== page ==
tough. And the best part is that he's pretty darn good as the slot corner, a position that is demanding on even the best cornerbacks in the NFL.
From Felix Jones and Mike Jenkins in the first round to Martellus Bennett in the second to Tashard Choice and Orlando Scandrick - it's not too early to say the Cowboys had a great draft.
For this year, it was great. Now, as expectations build with these guys, if they don't continue to improve, this draft class might not be as great in future years. We've seen that several times before.
But for now, it looks like the Cowboys hit it big with their rookies.
And why shouldn't they? The rest of the league had strong rookies, too.
All you have to do is check out the NFL's Rookie of the Year voting to see how good this year's crop was.
The quarterbacks always get the most credit, and the most blame. So Matt Ryan takes over as the starter in Atlanta from Day 1 and helps turn around a franchise haunted by the Michael Vick and Bobby Petrino incidents, leading the Falcons to an 11-5 record and a playoff spot.
Maybe he wasn't the best rookie in the league this year, but if you do that, on top of the expectations that come with being the first quarterback taken in the draft and the No. 3 overall pick, you're going to win the award.
And Ryan did, somewhat easily, collecting 44 of the 50 votes for the league's top offensive rookie.
Ryan ranked 11th in the NFL with an 87.7 quarterback rating. Now, he got some serious help from newly-acquired Michael Turner at running back, but Ryan didn't play like a rookie, throwing just 11 interceptions.
Go ahead, be quick to point out that Romo had 14 picks in three less games. Then again, I'll take Romo's 26 touchdowns as well, to just 16 from Ryan.
But this isn't comparing Ryan to Romo. This is about a young player with high expectations and trying to carry a struggling franchise on his rookie back and taking them into the playoffs.
Well done, for sure. But he wasn't even close to the only rookie standing out.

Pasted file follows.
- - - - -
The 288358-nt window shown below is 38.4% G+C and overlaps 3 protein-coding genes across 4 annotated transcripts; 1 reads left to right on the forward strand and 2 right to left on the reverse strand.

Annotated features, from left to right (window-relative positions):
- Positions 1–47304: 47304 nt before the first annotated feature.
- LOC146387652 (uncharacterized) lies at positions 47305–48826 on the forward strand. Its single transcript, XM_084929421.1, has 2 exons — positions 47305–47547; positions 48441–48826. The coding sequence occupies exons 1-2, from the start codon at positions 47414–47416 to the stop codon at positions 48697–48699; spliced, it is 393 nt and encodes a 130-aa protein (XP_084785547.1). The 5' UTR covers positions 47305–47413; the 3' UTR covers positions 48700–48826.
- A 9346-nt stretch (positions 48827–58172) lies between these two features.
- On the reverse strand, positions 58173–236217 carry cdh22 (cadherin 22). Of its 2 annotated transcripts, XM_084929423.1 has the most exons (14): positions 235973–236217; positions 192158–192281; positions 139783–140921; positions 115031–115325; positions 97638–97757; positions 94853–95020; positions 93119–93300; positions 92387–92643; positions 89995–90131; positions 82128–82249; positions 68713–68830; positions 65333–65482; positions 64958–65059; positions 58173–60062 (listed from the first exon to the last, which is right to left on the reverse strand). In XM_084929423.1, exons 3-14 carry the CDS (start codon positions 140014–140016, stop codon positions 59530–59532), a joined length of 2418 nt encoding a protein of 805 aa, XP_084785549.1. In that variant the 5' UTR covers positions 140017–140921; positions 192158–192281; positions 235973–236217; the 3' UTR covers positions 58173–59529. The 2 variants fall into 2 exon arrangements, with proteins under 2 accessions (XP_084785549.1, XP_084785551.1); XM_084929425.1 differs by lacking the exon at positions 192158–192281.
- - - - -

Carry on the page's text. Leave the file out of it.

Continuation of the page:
This was an odd year, because not only was Ryan deserving, but you could've easily given the Offensive Rookie of the Year award to about six guys. Not a stretch either.
Maybe it's not as impressive as Ryan, but what about the job Joe Flacco is doing in Baltimore? Yes, Trent Dilfer won a Super Bowl quarterbacking the Ravens, too.
But Dilfer by far wasn't a rookie. Flacco is running the show for a Baltimore offense that ranked 18th in the NFL this past season. Yeah, that's nothing to cartwheel about, and neither is his 14-to-12 touchdown-to-interception ratio, or his 80.3 quarterback rating.
But Flacco is still playing. He's already led his team to one road playoff win and there's nothing that says the Ravens can't get another one this week in Tennessee.
Yet, Flacco didn't even get a single vote for the Rookie of the Year.
That speaks even more volumes for this class. And what a year for the running back.
Houston's Steve Slaton? How about sixth in the NFL in rushing with 1,282 yards and nine touchdowns, and he did that while splitting time with Ahman Green for most of the first half of the season.
Chicago's Matt Forte? How about seventh in the NFL in rushing, just behind Slaton, with 1,238 yards. Forte was the ONLY sparkplug on that Bears offense this past season.
Ok, let's go down to eighth in the league in rushing. That would be Tennessee's Chris Johnson, who got noticed at the scouting combine when he ran a blazing 4.24 in the 40. That helped him into the first round, and Johnson hasn't slowed down since. He rushed for 1,228 and nine touchdowns and probably benefited from sharing the load, and it was a load, with LenDale White.
Now I can't say that I really watched many Broncos games this year, and if so, probably wasn't focused on the offensive line, but it sounds like this Ryan Clady, a tackle from Boise State, is a Hall-of-Famer in training.
Ok, that's a little strong. But as a rookie left tackle, to give up